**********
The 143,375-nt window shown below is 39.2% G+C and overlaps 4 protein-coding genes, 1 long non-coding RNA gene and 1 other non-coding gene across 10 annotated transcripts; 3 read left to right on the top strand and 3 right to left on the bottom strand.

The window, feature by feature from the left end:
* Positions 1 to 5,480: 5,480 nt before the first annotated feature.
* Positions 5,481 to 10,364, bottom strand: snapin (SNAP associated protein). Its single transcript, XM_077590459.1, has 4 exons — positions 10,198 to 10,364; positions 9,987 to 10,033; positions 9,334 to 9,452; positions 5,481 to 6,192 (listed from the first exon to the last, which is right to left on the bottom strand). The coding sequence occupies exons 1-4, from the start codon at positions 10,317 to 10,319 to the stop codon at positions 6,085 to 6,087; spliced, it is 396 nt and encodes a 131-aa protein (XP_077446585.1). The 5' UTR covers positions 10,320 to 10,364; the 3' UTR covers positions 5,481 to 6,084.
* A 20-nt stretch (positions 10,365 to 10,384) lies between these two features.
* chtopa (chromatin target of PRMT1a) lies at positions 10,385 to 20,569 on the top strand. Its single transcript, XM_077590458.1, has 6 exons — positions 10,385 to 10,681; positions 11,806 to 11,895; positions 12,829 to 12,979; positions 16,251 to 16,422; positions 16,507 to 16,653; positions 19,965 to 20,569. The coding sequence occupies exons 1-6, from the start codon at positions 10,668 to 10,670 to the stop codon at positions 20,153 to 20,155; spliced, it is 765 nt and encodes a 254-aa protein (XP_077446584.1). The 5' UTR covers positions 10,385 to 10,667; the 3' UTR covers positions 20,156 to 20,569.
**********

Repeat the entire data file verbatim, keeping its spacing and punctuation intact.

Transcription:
The 143,375-nt window shown below is 39.2% G+C and overlaps 4 protein-coding genes, 1 long non-coding RNA gene and 1 other non-coding gene across 10 annotated transcripts; 3 read left to right on the top strand and 3 right to left on the bottom strand.

The window, feature by feature from the left end:
* Positions 1 to 5,480: 5,480 nt before the first annotated feature.
* Positions 5,481 to 10,364, bottom strand: snapin (SNAP associated protein). Its single transcript, XM_077590459.1, has 4 exons — positions 10,198 to 10,364; positions 9,987 to 10,033; positions 9,334 to 9,452; positions 5,481 to 6,192 (listed from the first exon to the last, which is right to left on the bottom strand). The coding sequence occupies exons 1-4, from the start codon at positions 10,317 to 10,319 to the stop codon at positions 6,085 to 6,087; spliced, it is 396 nt and encodes a 131-aa protein (XP_077446585.1). The 5' UTR covers positions 10,320 to 10,364; the 3' UTR covers positions 5,481 to 6,084.
* A 20-nt stretch (positions 10,365 to 10,384) lies between these two features.
* chtopa (chromatin target of PRMT1a) lies at positions 10,385 to 20,569 on the top strand. Its single transcript, XM_077590458.1, has 6 exons — positions 10,385 to 10,681; positions 11,806 to 11,895; positions 12,829 to 12,979; positions 16,251 to 16,422; positions 16,507 to 16,653; positions 19,965 to 20,569. The coding sequence occupies exons 1-6, from the start codon at positions 10,668 to 10,670 to the stop codon at positions 20,153 to 20,155; spliced, it is 765 nt and encodes a 254-aa protein (XP_077446584.1). The 5' UTR covers positions 10,385 to 10,667; the 3' UTR covers positions 20,156 to 20,569.